Instead of negotiating all legal fees at the beginning of a case, another alternative is to budget in phases. For example, the fees could first be determined for the investigation and pleadings phase of a case. After that phase is completed, a fee for written discovery could be determined. Budgeting for trial may make better sense after the completion of discovery.
Like fixed fees, a task-based fee arrangement may include certain incentives or disincentives. For example, to get away from hourly fees, ServiceMaster Corporation in Chicago built into its task-based billing arrangement a 15 percent enhancement or 15 percent discount on those components of the case that might be dispositive.
Corporate clients see the task-based billing approach as providing the client "with some degree of certainty of what the case will cost" and the ability to plan. Moreover, such an approach "imposes some discipline on the law firm," which consequently will be sensitive to going over budget and "will be reluctant to come back to you and explain why this phase of the case cost twice as much as they had predicted."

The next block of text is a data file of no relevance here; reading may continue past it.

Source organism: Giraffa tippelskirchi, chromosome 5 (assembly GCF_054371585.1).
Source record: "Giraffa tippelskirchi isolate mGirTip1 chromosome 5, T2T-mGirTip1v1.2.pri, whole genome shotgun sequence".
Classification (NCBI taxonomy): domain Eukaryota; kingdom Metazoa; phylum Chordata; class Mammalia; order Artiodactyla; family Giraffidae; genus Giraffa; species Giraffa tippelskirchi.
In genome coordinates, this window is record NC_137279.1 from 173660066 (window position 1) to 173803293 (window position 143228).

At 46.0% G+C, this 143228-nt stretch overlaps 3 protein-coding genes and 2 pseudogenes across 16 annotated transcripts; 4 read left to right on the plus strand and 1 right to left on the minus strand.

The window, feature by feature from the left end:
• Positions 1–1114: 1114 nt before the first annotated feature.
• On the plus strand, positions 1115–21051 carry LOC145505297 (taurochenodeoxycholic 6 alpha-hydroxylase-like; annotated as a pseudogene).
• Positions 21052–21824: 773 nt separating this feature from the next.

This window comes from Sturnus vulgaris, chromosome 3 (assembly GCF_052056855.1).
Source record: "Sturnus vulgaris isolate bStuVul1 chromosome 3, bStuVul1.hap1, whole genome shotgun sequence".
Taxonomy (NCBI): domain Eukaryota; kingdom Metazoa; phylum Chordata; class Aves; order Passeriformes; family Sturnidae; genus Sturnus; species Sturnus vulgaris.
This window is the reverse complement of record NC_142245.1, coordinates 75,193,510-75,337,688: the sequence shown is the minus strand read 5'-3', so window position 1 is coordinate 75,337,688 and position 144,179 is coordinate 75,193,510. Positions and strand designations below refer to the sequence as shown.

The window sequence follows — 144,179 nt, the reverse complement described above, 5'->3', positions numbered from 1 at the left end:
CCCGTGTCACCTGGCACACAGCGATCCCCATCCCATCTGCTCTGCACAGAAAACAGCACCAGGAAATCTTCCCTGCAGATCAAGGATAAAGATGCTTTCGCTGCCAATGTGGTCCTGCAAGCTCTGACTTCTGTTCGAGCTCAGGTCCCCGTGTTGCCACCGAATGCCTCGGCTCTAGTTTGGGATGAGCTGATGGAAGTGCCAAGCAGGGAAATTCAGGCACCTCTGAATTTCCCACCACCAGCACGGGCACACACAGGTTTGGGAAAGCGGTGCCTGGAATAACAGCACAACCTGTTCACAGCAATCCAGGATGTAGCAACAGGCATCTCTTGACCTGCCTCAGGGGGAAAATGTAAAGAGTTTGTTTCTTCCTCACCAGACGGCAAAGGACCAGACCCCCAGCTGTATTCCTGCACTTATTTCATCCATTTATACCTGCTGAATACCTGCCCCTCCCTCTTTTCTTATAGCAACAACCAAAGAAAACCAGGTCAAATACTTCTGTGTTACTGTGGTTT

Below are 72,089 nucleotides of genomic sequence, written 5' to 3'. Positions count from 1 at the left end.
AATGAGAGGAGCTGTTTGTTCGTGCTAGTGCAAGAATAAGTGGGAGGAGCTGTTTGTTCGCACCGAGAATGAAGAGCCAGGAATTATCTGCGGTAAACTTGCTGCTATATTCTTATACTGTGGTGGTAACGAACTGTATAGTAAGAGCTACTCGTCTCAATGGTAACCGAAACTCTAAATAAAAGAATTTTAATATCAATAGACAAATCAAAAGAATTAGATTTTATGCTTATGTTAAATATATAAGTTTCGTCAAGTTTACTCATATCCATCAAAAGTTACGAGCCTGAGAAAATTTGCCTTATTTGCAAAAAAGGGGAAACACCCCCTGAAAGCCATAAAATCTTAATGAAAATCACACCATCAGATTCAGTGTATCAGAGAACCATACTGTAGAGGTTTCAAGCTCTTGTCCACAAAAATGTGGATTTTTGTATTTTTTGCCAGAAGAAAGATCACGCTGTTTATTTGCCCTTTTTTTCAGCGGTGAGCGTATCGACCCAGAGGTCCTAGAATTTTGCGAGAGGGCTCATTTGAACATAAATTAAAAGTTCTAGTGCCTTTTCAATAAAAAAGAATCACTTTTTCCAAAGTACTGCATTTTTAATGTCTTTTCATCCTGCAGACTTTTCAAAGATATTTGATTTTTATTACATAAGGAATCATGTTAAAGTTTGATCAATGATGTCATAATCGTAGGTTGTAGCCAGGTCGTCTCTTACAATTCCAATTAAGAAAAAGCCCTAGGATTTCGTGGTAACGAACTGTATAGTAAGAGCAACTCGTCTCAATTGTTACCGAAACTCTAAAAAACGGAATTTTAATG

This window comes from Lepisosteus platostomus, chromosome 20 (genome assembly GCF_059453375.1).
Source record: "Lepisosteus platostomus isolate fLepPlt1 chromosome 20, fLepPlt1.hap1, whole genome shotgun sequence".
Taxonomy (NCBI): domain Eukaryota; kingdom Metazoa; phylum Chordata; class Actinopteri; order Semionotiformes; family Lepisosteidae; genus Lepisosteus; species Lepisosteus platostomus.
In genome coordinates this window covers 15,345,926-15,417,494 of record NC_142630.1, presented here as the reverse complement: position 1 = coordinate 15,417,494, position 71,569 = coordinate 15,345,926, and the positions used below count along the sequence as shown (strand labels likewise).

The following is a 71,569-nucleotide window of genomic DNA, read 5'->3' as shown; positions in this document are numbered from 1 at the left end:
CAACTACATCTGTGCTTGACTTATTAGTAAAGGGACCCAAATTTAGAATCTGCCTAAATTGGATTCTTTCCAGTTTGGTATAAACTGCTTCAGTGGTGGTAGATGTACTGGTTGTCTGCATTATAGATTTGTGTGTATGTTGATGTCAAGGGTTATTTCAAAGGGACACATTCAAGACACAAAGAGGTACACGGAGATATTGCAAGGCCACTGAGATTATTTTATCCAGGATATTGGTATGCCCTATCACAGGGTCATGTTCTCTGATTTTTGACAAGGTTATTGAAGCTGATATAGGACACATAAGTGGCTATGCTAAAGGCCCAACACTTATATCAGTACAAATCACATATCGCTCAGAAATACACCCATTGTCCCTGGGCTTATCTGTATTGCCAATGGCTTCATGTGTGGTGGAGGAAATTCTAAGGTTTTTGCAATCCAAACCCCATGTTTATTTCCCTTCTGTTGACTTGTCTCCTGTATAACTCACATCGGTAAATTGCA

The American Bar Association Section of Litigation and others have developed a Litigation Code Set (Code Set), which is a budgeting and billing system based on 29 distinct tasks involved in litigation. The Code Set describes four goals: (1) enable client and counsel to plan and maintain an efficient and effective litigation; (2) facilitate effective communication of the tasks and costs of litigation and any variations from the expected or the norm; (3) for greater efficiency and as a foundation for use of alternative billing arrangements, provide each client and law firm with a means to individually understand and compare the cost of litigation; and (4) harmonize the various task-based efforts to ease widespread adoption of a simple, concise, and flexible task-based management approach.
The Code Set consists of five basic phases of litigation plus expenses: (1) case assessment, development, and administration; (2) pretrial pleadings and motions; (3) discovery; (4) trial preparation and trial; and (5) appeal. Each phase contains a number of different, but relevant, tasks. For example, the discovery phase lists written discovery, document production, depositions, expert discovery, discovery motions, and other discovery. For each billing period, the time charges by the attorney are recorded by task, and all work associated with a task is included in the relevant category.